All 3 airlines I am bullish on as sentiment is turning increasingly positive towards airlines. The XAL or airlines index is also breaking above resistance level last seen in the mid 2000s and the charts for all 3 airlines are suggesting they are about to break through their own resistance levels also.
So, work harder, give us a more complete picture of a firm with their balance sheet, cashflow, catalysts to future earnings growth, etc, and you will probably offer solid advice to the SA public.
And to DT001: call it for what it is. If you believe DAL is truly a good investment, this article doesnt cut it.
By the sound of it you make it seem like COH is going straight to bankruptcy. Tell us something that we DONT know. They have beat the street. The company is turning around, abit slowly. 2014 is a horrible year for COH holders, but nothing we see from this report suggest their turnaround isn't under way.
Sometimes good things, takes time.
Hi Jennifer, thanks for your thoughts.
I'm wondering whats your take on energy prices the last 2 weeks. Ever since the ISIS chatter in Iraq died down, we've seen Brent falling to the upper 90s today. The lack of supply disruption seems to keep prices trending down the past 2 weeks, and market technicians are making increasing bearish views on this with projections to see it going to the mid $80s.
We've seen practically every one of the majors shares take a pause in this timeframe too. How much of the pricing action in the last month did you take into your projections into the next 12 months?
Also, I am not suggesting any improprieties here. Creative accounting isn't exactly a bad thing, but if this is the way CBI has been able to smooth out their earnings, I would wonder if there is a moment of reckoning where they simply run out of track on their accounting legroom. Earnings reserves hasn't exactly been a new concept.... (see anyone in the financial sector with their legal and loss reserves, you get the idea.)
Question is, how long can it last before you look under the hood and see the balance sheet is on its last legs.
And a savvy investor should also be bold enough to point out the emperor has no clothes.
Enron was everyone's favorite stock in the late 90s until it wasn't. I am looking at CBI's Shaw acquisition and cashflows and it sure has a few areas that begs for more questions.
What you described above with the magazine sounds perfectly fine. But that's not what this report has raised. The maneuver I have issues with revolves around the acquisition between CBI and Shaw. CBI has revised the value of Shaw multiple times over 1 year and turned that into Goodwill, something completely intangible and just a balance sheet item.
If it was just a question of cashflow, all that would happen would be adjustments between their assets and liabilities. However, this does not address the inflated Goodwill stated in the report.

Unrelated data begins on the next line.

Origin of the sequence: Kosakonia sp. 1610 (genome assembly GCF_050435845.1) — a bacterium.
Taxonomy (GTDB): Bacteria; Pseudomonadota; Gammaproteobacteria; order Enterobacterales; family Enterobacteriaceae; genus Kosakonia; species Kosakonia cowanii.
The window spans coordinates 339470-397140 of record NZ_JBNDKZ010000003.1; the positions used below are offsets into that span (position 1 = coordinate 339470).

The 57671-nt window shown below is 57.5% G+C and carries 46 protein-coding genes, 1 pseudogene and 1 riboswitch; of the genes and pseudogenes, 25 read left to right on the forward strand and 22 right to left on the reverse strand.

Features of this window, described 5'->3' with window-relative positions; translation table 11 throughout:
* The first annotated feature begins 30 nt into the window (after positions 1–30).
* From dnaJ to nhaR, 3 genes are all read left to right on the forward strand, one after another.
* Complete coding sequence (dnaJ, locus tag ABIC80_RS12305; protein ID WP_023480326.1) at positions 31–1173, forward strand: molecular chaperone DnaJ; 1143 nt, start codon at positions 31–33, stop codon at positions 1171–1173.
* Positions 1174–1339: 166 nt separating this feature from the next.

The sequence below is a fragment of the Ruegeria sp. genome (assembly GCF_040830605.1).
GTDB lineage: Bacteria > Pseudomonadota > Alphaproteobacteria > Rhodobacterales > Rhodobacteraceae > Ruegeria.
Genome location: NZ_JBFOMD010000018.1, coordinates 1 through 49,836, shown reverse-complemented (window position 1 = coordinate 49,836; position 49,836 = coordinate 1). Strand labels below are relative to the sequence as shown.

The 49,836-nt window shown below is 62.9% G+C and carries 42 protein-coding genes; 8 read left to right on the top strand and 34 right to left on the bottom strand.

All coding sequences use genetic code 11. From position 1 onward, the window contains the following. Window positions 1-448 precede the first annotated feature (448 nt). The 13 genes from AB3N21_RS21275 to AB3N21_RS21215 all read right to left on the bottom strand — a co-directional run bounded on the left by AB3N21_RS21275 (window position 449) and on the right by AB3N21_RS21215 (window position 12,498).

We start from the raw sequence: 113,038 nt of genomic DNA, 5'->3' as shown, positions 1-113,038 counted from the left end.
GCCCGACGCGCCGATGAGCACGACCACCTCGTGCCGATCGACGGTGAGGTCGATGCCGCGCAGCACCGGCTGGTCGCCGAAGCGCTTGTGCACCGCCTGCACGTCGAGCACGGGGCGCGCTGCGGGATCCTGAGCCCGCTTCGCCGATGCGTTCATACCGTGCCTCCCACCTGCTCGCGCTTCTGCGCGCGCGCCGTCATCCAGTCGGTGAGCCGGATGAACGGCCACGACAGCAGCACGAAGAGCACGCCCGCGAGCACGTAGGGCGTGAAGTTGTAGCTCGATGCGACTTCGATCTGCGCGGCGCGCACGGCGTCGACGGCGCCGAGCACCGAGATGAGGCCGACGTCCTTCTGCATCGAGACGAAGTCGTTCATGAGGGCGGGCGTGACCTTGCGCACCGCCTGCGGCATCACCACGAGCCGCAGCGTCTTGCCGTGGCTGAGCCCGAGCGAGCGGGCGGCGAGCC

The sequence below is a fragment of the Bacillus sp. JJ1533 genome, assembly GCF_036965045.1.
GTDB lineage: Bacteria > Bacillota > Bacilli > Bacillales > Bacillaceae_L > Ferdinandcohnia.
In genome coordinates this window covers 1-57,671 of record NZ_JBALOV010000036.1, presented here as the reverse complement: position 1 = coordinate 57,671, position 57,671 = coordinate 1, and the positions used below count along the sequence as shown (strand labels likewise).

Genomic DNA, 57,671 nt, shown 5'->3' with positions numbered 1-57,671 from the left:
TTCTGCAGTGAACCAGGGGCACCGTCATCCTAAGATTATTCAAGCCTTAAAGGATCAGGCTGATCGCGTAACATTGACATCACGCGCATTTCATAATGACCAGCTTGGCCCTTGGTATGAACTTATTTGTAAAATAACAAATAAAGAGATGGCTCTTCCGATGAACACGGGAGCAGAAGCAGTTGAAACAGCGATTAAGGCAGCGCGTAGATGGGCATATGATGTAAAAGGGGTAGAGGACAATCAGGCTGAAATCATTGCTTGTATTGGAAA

Care to give us your rebuke concerning their revaluations of CIP and Goodwill?
If you prefer analogies, this is how I see it:
Company A purchase Company B for 3 billion. Company B's liability is at 0. Assets of 2 billion. Goodwill is $1 billion.
Over a 1 year timeframe, Company A revise these figures on their balance sheet. Company A now assets Company B has "an underfunded pension" (whatever subjective item you can use to tinker with your accounting that you can massage into the GAAP 1 year rules) liabilities of 1.5 billion. But they also revise Goodwill up by 1.5 billion on the basis of the above said GAAP adjustment rules. Everything is now kosher and consolidated on the balance sheet of Company A.
You wouldn't notice any changes on the balance sheet of company A if you were looking at shareholder equity. The goodwill makes up for the revised liability accounts. But your tangible book value would go down the drain as goodwill is intangible.
Let's look at the numbers:
CBI as of today is worth 7.2 billion.
Its balance sheet has total asset of 9.3 billion dollars
4.225 billion of which is Goodwill.
Another 625 million of Intangible Assets
This G/IA figure increased from 925+165 million in 2013. Thats almost 3.75 exceeding the Shaw acquisition even.
Liabilities today stands at 7.05 billion.
So on paper the company has a net asset value of around 2.3-2.4 billion dollars, where almost 5 billion dollars is allocated to goodwill and intangible assets. Back that out..... well you get the idea.
And operating cashflows has not been particularly strong in the past 12 months and have been on a downward trend.
Doesn't these suggest that the Emperor may indeed have no clothes?
I can't question the valuation thesis of MAYS, after all, New York/Brooklyn real estate has been going gangbusters for the past 2-3 years and I don't see that story changing for years to come with so much cheap money slushing around...
But how is anyone going to do anything with this when there is only 317 shares trading Friday, or an average of 1,823 shares daily over the past 3 months?
The company may be on the verge of doubling, but no one will be able to take a meaningful stake in this thing. Even if you did, you couldn't get out unless Shulman sells and liquidates the whole listing completely.
OXY is another one I liked (and played when it was in the low 80s earlier last year).
They have been facing a different set of challenges (management is somewhat awkward with their PR skills apparently, there has been some public boardroom debacles on executive pay you can look up in the past year). Its not as severe as APA's political risks in 2012 but OXY did get cheap while that happened.
OXY is a fine company I think. Revenues are growing steadily (tho definitely a lot more slowly than the Texas shale boomers), and profits are predictable and up nicely year on year. My only issue is valuations. I loved it at 82, its ok at 96. It might run up some more sure but comparatively APA is just cheaper.
What's interesting is that both OXY and APA has Middle East exposure, and both are playing off the same playbook where OXY wants to spin off California assets and also sell off a stake in its Middle East operations.... maybe APA's CEO left his diary in a cab somewhere.